What is Atomic Size?
Atomic size is the distance between the centre of the nucleus of an atom and its outermost shell.
In basic chemistry, the atomic radius is defined as the shortest distance between the atom’s nuclei and the outermost shell of the atom.
Table of Contents
- What is Atomic Radius?
- Recommended Videos
- Trends in the Periodic Table
- Frequently Asked Questions – FAQs
What is Atomic Radius?
An atomic radius is half the distance between adjacent atoms of the same element in a molecule.
Measuring the atomic radii of chemical elements is a complicated task as the size of an atom is of the order of 1.2×10-10 m. The electron cloud forming the shell of an atom does not have any fixed shape which makes it difficult to determine the atomic size of an atom. So we can say that practically we cannot determine the size of an individual atom.
Trends in the Periodic Table
Moving down a group or across a column or row in the modern periodic table, we can observe a lot of trends in the properties (physical and chemical) of elements in basic chemistry. For example: When we move down a group of non-metals, the reactivity of the elements decreases while it increases with moving down the group in case of representative metals.
When two atoms are combined, then we can estimate their atomic size by checking the distance between the atoms. The other method by which we can measure the atomic size of a non-metallic element is by forming a single covalent bond between two atoms and checking the distance between the two atoms. The radius found by this method is known as the covalent radii of the element. In the case of metal, it is termed as a metallic radius. It is defined as half of the total distance between the nuclei of two adjoining metal ions joined by a metallic bond.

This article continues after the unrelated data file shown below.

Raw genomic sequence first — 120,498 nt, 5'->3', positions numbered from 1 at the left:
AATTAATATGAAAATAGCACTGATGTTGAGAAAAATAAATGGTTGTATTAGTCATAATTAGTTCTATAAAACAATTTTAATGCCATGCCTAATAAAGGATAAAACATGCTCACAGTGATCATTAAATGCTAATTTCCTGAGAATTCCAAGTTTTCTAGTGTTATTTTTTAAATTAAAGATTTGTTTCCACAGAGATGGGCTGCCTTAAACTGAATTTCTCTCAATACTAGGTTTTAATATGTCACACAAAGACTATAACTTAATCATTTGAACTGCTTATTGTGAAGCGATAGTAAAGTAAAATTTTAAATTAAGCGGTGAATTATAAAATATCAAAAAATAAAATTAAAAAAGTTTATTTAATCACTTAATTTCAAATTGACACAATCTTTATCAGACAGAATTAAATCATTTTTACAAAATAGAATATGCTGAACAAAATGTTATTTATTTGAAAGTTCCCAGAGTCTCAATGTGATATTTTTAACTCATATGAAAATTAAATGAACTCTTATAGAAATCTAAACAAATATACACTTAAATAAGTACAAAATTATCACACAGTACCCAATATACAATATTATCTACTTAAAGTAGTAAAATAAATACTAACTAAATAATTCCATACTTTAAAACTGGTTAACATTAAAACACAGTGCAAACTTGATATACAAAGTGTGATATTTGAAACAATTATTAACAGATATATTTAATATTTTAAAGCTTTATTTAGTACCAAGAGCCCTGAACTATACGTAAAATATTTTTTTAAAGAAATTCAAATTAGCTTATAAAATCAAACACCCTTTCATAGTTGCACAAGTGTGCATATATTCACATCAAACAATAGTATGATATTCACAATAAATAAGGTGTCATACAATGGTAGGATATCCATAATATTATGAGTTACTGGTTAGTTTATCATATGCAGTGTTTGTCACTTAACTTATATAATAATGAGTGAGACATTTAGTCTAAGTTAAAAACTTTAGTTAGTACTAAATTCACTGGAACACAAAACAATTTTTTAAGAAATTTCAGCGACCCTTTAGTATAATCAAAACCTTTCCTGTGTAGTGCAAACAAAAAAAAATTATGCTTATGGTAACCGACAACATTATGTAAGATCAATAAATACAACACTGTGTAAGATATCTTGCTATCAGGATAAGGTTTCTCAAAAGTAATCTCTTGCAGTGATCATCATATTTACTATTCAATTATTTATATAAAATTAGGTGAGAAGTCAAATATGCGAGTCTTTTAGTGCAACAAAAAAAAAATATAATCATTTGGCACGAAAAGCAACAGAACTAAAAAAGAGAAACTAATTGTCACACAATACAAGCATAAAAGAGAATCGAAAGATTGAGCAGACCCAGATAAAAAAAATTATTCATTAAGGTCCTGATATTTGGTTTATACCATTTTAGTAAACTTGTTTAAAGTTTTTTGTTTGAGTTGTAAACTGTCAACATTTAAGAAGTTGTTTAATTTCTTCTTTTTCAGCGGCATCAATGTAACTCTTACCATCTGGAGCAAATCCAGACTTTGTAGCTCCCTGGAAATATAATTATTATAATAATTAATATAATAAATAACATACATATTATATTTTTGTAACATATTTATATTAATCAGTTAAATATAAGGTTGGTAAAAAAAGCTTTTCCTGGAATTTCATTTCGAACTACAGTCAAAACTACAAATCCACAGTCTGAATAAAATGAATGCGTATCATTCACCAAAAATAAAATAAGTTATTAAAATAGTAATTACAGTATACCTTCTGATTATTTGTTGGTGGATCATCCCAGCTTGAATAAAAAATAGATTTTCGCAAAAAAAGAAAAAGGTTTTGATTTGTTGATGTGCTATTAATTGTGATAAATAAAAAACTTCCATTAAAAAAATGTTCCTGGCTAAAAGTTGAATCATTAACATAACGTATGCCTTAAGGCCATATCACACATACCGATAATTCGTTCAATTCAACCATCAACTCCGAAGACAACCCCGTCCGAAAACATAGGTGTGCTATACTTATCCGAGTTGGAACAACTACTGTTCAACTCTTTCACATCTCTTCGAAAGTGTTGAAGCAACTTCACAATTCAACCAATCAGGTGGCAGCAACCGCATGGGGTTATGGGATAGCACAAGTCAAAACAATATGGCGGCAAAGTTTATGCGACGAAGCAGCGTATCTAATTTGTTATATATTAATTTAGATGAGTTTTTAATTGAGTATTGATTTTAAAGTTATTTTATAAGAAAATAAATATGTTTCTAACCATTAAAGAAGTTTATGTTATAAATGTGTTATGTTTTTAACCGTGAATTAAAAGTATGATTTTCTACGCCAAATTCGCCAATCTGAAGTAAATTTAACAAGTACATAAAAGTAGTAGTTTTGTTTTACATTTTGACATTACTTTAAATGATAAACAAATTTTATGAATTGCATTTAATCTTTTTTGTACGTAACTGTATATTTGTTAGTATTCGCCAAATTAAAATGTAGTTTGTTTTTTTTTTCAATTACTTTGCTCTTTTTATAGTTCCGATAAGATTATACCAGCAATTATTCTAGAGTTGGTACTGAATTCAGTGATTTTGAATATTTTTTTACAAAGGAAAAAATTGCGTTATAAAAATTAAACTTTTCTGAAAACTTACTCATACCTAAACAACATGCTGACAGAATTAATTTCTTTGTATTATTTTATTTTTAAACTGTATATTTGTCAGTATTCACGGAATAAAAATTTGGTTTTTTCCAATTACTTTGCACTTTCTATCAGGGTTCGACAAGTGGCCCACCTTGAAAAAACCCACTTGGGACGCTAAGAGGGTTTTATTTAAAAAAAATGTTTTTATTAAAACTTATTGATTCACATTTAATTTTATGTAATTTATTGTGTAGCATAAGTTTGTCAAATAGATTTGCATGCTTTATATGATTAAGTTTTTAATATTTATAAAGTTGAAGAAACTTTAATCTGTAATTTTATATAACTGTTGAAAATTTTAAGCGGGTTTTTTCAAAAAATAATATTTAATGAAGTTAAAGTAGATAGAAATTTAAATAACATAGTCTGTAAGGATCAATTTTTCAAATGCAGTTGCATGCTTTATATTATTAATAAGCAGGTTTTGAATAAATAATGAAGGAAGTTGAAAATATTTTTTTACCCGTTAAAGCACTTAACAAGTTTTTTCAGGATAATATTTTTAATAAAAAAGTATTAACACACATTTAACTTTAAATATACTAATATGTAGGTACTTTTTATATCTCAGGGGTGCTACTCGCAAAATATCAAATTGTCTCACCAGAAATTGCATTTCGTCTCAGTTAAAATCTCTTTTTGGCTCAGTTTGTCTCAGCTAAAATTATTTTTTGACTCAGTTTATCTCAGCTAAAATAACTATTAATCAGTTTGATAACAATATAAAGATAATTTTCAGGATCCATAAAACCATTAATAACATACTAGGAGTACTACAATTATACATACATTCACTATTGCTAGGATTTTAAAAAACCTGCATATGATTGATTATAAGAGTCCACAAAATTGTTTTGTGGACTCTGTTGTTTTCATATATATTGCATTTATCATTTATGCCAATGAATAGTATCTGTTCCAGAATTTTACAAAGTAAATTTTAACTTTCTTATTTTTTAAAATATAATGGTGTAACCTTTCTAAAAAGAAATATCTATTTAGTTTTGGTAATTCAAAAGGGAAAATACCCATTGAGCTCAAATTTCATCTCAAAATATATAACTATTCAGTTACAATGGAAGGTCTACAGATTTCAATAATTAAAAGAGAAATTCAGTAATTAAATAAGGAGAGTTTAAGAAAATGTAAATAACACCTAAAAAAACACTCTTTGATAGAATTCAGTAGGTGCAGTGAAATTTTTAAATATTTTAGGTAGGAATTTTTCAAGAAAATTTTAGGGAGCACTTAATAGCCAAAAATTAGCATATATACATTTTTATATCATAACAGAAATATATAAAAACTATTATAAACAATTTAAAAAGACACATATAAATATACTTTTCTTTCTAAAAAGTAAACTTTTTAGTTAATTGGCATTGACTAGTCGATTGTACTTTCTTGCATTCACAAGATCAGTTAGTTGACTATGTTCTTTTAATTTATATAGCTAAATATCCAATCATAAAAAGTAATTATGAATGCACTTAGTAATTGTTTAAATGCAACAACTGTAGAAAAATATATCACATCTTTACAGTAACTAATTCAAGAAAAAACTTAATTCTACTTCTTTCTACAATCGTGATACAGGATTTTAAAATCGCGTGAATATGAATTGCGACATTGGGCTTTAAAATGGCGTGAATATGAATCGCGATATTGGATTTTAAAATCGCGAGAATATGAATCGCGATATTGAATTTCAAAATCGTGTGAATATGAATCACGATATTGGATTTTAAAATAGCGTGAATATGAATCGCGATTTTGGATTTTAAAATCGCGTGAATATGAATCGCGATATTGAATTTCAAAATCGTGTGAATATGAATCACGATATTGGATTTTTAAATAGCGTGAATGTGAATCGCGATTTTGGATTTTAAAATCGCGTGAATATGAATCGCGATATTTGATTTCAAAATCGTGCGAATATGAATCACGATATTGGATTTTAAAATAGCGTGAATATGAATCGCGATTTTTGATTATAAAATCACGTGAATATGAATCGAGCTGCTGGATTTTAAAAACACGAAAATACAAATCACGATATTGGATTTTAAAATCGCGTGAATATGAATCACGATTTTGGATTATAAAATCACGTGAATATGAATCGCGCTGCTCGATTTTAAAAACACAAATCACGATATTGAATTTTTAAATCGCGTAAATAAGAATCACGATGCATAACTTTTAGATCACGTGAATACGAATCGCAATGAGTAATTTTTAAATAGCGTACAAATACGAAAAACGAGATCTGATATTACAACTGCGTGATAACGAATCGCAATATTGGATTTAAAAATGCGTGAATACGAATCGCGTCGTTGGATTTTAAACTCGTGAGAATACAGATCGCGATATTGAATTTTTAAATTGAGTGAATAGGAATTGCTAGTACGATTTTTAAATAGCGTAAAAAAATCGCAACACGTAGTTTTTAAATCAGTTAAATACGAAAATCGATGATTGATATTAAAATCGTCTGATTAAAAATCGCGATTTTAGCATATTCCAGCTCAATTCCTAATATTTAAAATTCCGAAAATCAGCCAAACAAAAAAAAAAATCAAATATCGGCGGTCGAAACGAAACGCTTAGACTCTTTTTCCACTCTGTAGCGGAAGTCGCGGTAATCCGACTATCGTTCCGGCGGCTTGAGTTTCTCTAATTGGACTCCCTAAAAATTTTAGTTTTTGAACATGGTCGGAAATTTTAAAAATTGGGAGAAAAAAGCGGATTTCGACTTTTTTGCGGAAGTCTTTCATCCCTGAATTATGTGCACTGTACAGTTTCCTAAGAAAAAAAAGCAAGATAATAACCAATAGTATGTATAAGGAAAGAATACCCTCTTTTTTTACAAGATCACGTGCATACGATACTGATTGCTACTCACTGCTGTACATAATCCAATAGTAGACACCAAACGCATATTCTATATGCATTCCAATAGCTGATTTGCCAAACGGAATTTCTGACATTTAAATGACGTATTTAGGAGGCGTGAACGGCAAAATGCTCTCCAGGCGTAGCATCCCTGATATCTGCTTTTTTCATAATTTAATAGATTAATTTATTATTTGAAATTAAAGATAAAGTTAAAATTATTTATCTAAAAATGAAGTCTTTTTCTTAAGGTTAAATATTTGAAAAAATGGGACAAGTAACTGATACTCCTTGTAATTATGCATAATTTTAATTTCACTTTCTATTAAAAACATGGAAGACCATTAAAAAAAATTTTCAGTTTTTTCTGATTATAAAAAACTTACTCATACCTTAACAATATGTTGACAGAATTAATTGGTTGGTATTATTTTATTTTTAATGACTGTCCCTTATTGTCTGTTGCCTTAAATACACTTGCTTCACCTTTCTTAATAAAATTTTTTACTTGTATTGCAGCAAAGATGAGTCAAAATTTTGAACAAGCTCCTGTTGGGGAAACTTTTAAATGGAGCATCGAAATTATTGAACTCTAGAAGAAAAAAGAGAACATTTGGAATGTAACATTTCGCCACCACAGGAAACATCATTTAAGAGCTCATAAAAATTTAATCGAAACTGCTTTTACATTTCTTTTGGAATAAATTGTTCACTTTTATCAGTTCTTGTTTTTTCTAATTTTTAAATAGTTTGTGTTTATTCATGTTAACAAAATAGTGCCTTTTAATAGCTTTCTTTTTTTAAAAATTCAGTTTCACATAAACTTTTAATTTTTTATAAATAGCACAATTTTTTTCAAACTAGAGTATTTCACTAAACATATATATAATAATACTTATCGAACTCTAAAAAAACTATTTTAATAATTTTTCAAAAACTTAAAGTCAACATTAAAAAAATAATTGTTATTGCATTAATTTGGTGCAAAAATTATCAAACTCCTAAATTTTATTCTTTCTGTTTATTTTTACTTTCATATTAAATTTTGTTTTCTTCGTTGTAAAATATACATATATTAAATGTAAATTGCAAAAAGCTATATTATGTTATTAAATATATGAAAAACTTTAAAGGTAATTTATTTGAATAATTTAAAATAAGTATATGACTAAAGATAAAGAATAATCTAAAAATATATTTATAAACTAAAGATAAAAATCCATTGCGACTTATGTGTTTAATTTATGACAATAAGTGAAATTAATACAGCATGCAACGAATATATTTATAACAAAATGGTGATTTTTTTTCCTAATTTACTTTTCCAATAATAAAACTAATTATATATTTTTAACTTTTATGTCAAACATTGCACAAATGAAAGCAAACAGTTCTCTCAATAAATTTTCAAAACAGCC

The Atomic radius of an atom is measured by X-ray or other spectroscopy methods. The atomic radii of elements vary in the periodic table in a fixed pattern. We can explain this trend by considering the nuclear charge and energy level.
In general, the atomic radius decreases as we move from left to right in a period and it increases when we go down a group. This is because in periods the valence electrons are in the same outermost shell. The atomic number increases within the same period while moving from left to right which in turn increases the effective nuclear charge. The increase in attractive forces reduces the atomic radius of elements.
It was interesting to see how the force of attraction between electrons and protons plays a major role in increasing or decreasing the atomic radius.
Frequently Asked Questions – FAQs
Is atomic size and atomic radius the same?
The distance between an atom’s nucleus and its outermost shell is measured in atomic size. The atomic radius is defined as the shortest distance between the nuclei of an atom and the atom’s outermost shell in basic chemistry.
How does atomic radius affect size?
The radius of an atom grows in proportion to its atomic number. The radius of each subsequent nearby atom rises as you proceed straight down a given column on the periodic table. As you advance down the periodic table, the number of full electron shells increases, resulting in a larger size.
What increases atomic radius?
In general, atomic radius reduces as one progresses through a period and increases as one progresses through a group. The number of energy levels (n) grows as one moves down a group, resulting in a greater distance between the nucleus and the outermost orbital. As a result, the atomic radius increases.
Do neutrons affect atomic radius?
As a result, neutrons have no charge, and adding them to an atom changes its atomic mass. When neutrons are added to the nucleus, however, the nuclear radius changes.
Who discovered the atomic radius?
Radioactivity piqued Ernest Rutherford’s interest. He spent twenty years researching it, first at McGill University in Canada and then at the University of Manchester, before returning to the Cavendish as Professor in 1919.
To know more about the periodic trends in the properties of elements. Please visit BYJU’S.